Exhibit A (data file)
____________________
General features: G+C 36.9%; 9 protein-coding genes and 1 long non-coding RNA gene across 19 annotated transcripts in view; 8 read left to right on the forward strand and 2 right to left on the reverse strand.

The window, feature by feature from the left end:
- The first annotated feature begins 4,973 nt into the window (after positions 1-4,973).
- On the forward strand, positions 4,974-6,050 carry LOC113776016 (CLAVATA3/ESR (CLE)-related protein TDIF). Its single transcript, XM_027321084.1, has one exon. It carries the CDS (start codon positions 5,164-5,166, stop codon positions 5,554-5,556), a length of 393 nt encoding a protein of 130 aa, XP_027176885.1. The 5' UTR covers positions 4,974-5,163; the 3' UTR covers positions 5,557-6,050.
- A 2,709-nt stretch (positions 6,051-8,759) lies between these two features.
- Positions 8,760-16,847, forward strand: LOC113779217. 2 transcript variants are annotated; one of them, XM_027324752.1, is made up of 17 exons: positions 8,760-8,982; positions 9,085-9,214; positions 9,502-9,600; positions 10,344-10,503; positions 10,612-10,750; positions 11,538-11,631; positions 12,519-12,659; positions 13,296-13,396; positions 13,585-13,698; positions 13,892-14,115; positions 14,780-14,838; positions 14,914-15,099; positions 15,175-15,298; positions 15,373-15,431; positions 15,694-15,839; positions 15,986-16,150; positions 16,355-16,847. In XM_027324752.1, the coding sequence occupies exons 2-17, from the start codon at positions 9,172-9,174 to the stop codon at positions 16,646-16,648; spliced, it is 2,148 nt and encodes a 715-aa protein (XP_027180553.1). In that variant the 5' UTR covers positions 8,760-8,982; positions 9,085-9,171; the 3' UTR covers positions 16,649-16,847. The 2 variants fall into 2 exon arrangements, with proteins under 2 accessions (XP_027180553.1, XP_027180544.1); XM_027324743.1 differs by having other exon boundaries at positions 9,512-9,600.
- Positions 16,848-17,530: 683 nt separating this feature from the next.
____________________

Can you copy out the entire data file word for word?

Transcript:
General features: G+C 36.9%; 9 protein-coding genes and 1 long non-coding RNA gene across 19 annotated transcripts in view; 8 read left to right on the forward strand and 2 right to left on the reverse strand.

The window, feature by feature from the left end:
- The first annotated feature begins 4,973 nt into the window (after positions 1-4,973).
- On the forward strand, positions 4,974-6,050 carry LOC113776016 (CLAVATA3/ESR (CLE)-related protein TDIF). Its single transcript, XM_027321084.1, has one exon. It carries the CDS (start codon positions 5,164-5,166, stop codon positions 5,554-5,556), a length of 393 nt encoding a protein of 130 aa, XP_027176885.1. The 5' UTR covers positions 4,974-5,163; the 3' UTR covers positions 5,557-6,050.
- A 2,709-nt stretch (positions 6,051-8,759) lies between these two features.
- Positions 8,760-16,847, forward strand: LOC113779217. 2 transcript variants are annotated; one of them, XM_027324752.1, is made up of 17 exons: positions 8,760-8,982; positions 9,085-9,214; positions 9,502-9,600; positions 10,344-10,503; positions 10,612-10,750; positions 11,538-11,631; positions 12,519-12,659; positions 13,296-13,396; positions 13,585-13,698; positions 13,892-14,115; positions 14,780-14,838; positions 14,914-15,099; positions 15,175-15,298; positions 15,373-15,431; positions 15,694-15,839; positions 15,986-16,150; positions 16,355-16,847. In XM_027324752.1, the coding sequence occupies exons 2-17, from the start codon at positions 9,172-9,174 to the stop codon at positions 16,646-16,648; spliced, it is 2,148 nt and encodes a 715-aa protein (XP_027180553.1). In that variant the 5' UTR covers positions 8,760-8,982; positions 9,085-9,171; the 3' UTR covers positions 16,649-16,847. The 2 variants fall into 2 exon arrangements, with proteins under 2 accessions (XP_027180553.1, XP_027180544.1); XM_027324743.1 differs by having other exon boundaries at positions 9,512-9,600.
- Positions 16,848-17,530: 683 nt separating this feature from the next.